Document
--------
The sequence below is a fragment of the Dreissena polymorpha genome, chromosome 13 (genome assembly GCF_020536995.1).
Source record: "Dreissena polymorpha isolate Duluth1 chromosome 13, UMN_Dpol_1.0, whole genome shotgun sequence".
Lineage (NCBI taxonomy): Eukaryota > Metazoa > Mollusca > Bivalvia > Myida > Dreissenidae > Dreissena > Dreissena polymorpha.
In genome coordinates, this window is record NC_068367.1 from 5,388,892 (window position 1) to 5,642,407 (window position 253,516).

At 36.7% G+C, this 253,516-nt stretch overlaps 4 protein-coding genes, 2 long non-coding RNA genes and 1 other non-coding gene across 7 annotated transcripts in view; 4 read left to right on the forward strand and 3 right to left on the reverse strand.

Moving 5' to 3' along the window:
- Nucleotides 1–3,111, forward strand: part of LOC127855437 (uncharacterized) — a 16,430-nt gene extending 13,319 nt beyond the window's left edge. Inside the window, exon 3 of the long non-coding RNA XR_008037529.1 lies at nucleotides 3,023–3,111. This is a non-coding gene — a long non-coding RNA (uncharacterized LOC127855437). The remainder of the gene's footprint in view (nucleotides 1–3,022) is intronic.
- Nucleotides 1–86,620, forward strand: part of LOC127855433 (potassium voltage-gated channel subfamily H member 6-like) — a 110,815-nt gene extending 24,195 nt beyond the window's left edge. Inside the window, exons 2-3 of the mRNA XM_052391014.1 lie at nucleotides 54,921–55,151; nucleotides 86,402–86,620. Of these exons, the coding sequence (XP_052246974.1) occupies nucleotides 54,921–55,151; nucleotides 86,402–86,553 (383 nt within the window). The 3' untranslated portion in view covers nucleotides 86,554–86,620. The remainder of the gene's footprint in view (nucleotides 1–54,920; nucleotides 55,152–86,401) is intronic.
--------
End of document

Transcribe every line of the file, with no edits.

The sequence below is a fragment of the Dreissena polymorpha genome, chromosome 13 (genome assembly GCF_020536995.1).
Source record: "Dreissena polymorpha isolate Duluth1 chromosome 13, UMN_Dpol_1.0, whole genome shotgun sequence".
Lineage (NCBI taxonomy): Eukaryota > Metazoa > Mollusca > Bivalvia > Myida > Dreissenidae > Dreissena > Dreissena polymorpha.
In genome coordinates, this window is record NC_068367.1 from 5,388,892 (window position 1) to 5,642,407 (window position 253,516).

At 36.7% G+C, this 253,516-nt stretch overlaps 4 protein-coding genes, 2 long non-coding RNA genes and 1 other non-coding gene across 7 annotated transcripts in view; 4 read left to right on the forward strand and 3 right to left on the reverse strand.

Moving 5' to 3' along the window:
- Nucleotides 1–3,111, forward strand: part of LOC127855437 (uncharacterized) — a 16,430-nt gene extending 13,319 nt beyond the window's left edge. Inside the window, exon 3 of the long non-coding RNA XR_008037529.1 lies at nucleotides 3,023–3,111. This is a non-coding gene — a long non-coding RNA (uncharacterized LOC127855437). The remainder of the gene's footprint in view (nucleotides 1–3,022) is intronic.
- Nucleotides 1–86,620, forward strand: part of LOC127855433 (potassium voltage-gated channel subfamily H member 6-like) — a 110,815-nt gene extending 24,195 nt beyond the window's left edge. Inside the window, exons 2-3 of the mRNA XM_052391014.1 lie at nucleotides 54,921–55,151; nucleotides 86,402–86,620. Of these exons, the coding sequence (XP_052246974.1) occupies nucleotides 54,921–55,151; nucleotides 86,402–86,553 (383 nt within the window). The 3' untranslated portion in view covers nucleotides 86,554–86,620. The remainder of the gene's footprint in view (nucleotides 1–54,920; nucleotides 55,152–86,401) is intronic.